Myths That Every Child Should Know A Selection Of The Classic Myths Of All Times For Young People

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"Why do you not throw something at Balder?"

"Because I cannot see where Balder stands, and have nothing to throw if I could," replied Hoder.

"If that is all," said Loki, "come with me. I will give you something to throw, and direct your aim."

Hoder, thinking no evil, went with Loki and did as he was told.

The little sprig of Mistletoe shot through the air, pierced the heart of Balder, and in a moment the beautiful god lay dead upon the field. A shadow rose out of the deep beyond the worlds and spread itself over heaven and earth, for the light of the universe had gone out.

The gods could not speak for horror. They stood like statues for a moment, and then a hopeless wail burst from their lips. Tears fell like rain from eyes that had never wept before, for Balder, the joy of Asgard, had gone to Niflheim and left them desolate. But Odin was saddest of all, because he knew the future, and he knew that peace and light had fled from Asgard forever, and that the last day and the long night were hurrying on.

Frigg could not give up her beautiful son, and when her grief had spent itself a little, she asked who would go to Hel and offer her a rich ransom if she would permit Balder to return to Asgard.

"I will go," said Hermod; swift at the word of Odin Sleipner was led forth, and in an instant Hermod was galloping furiously away.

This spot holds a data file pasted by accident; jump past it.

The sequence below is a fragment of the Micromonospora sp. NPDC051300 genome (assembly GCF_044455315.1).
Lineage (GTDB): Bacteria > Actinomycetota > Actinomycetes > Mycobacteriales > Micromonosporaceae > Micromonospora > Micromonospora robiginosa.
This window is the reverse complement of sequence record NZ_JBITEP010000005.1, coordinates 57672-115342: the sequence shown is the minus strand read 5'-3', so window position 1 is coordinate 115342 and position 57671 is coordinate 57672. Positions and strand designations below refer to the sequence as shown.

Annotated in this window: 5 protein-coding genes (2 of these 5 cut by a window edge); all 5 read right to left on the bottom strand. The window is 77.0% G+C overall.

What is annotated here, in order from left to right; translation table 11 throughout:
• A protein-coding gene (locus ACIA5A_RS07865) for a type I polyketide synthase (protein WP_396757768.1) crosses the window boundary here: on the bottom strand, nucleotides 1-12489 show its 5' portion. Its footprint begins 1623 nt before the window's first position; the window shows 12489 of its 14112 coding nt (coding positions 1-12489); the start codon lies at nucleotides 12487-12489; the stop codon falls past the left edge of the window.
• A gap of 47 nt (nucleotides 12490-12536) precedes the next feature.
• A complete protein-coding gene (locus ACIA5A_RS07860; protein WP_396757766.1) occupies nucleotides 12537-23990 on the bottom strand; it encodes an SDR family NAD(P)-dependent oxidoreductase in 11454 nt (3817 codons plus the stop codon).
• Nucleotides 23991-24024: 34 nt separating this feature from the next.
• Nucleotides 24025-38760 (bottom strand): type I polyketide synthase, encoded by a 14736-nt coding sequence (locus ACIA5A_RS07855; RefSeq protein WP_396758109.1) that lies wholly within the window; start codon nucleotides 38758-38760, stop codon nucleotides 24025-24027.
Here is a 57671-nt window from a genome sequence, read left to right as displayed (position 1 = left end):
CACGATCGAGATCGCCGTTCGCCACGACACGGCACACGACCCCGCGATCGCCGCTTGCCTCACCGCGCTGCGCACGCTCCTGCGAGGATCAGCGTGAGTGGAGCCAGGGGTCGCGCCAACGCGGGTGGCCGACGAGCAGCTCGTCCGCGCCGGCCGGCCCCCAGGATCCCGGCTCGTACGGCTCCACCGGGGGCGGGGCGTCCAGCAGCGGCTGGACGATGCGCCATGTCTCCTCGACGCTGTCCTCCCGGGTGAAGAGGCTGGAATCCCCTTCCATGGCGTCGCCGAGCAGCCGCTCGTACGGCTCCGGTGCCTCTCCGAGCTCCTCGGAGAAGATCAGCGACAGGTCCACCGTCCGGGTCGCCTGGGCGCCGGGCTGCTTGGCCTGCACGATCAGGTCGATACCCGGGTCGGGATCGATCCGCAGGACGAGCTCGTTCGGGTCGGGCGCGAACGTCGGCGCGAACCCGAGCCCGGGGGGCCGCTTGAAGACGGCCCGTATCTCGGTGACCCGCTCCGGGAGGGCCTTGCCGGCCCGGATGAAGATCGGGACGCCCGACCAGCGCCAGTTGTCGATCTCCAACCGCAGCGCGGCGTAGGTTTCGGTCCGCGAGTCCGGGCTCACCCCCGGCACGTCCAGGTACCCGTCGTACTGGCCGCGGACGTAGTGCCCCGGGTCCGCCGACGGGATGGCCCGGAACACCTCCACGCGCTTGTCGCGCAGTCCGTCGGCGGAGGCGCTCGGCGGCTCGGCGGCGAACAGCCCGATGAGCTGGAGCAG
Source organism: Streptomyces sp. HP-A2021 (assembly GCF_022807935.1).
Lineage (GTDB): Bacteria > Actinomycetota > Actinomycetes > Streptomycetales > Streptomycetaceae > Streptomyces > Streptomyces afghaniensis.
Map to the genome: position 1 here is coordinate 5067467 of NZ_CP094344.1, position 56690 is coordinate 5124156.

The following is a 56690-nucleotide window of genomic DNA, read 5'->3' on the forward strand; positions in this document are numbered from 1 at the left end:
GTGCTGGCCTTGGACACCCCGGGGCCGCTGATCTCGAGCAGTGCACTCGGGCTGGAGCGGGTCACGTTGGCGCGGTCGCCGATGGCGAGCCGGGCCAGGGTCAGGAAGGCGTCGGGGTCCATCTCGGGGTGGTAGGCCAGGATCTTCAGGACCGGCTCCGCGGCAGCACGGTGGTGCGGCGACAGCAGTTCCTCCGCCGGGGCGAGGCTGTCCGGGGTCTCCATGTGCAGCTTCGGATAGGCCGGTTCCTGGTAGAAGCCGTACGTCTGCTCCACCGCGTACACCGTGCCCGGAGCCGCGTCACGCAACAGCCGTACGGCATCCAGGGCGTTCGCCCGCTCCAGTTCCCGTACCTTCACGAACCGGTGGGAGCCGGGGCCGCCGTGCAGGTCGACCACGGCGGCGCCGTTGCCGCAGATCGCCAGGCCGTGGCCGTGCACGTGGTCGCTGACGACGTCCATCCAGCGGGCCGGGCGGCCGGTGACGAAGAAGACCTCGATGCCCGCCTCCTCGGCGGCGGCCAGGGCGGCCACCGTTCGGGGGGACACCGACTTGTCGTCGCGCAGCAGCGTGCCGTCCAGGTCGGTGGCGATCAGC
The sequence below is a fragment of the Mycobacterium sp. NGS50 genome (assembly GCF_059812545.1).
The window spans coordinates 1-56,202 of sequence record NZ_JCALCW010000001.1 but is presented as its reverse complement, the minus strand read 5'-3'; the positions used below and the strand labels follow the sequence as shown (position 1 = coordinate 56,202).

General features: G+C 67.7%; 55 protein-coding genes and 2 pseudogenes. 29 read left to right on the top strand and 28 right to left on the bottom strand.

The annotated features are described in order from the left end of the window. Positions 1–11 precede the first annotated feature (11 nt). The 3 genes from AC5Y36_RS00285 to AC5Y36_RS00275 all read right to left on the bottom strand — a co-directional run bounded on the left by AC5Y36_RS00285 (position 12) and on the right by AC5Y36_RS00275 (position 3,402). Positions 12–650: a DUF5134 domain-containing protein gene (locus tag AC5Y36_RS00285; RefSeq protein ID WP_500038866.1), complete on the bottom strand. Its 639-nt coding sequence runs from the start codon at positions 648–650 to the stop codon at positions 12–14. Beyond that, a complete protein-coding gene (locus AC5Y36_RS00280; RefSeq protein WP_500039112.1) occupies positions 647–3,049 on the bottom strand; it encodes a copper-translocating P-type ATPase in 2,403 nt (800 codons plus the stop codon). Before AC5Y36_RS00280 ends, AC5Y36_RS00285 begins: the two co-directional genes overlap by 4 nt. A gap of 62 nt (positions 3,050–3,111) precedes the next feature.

Then the gods began with sorrowful hearts to make ready for Balder's funeral. When the once beautiful form had been arrayed in grave clothes they carried it reverently down to the deep sea, which lay, calm as a summer afternoon, waiting for its precious burden. Close to the water's edge lay Balder's Ringhorn, the greatest of all the ships that sailed the seas, but when the gods tried to launch it they could not move it an inch. The great vessel creaked and groaned, out no one could push it down to the water. Odin walked about it with a sad face, and the gentle ripple of the little waves chasing each other over the rocks seemed a mocking laugh to him.

"Send to Jotunheim for Hyrroken," he said at last; and a messenger was soon flying for that mighty giantess.

In a little time, Hyrroken came riding swiftly on a wolf so large and fierce that he made the gods think of Fenrer. When the giantess had alighted, Odin ordered four Berserkers of mighty strength to hold the wolf, but he struggled so angrily that they had to throw him on the ground before they could control him. Then Hyrroken went to the prow of the ship and with one mighty effort sent it far into the sea, the rollers underneath bursting into flame, and the whole earth trembling with the shock. Thor was so angry at the uproar that he would have killed the giantess on the spot if he had not been held back by the other gods. The great ship floated on the sea as she had often done before, when Balder, full of life and beauty, set all her sails and was borne joyfully across the tossing seas. Slowly and solemnly the dead god was carried on board, and as Nanna, his faithful wife, saw her husband borne for the last time from the earth which he had made dear to her and beautiful to all men, her heart broke with sorrow, and they laid her beside Balder on the funeral pyre.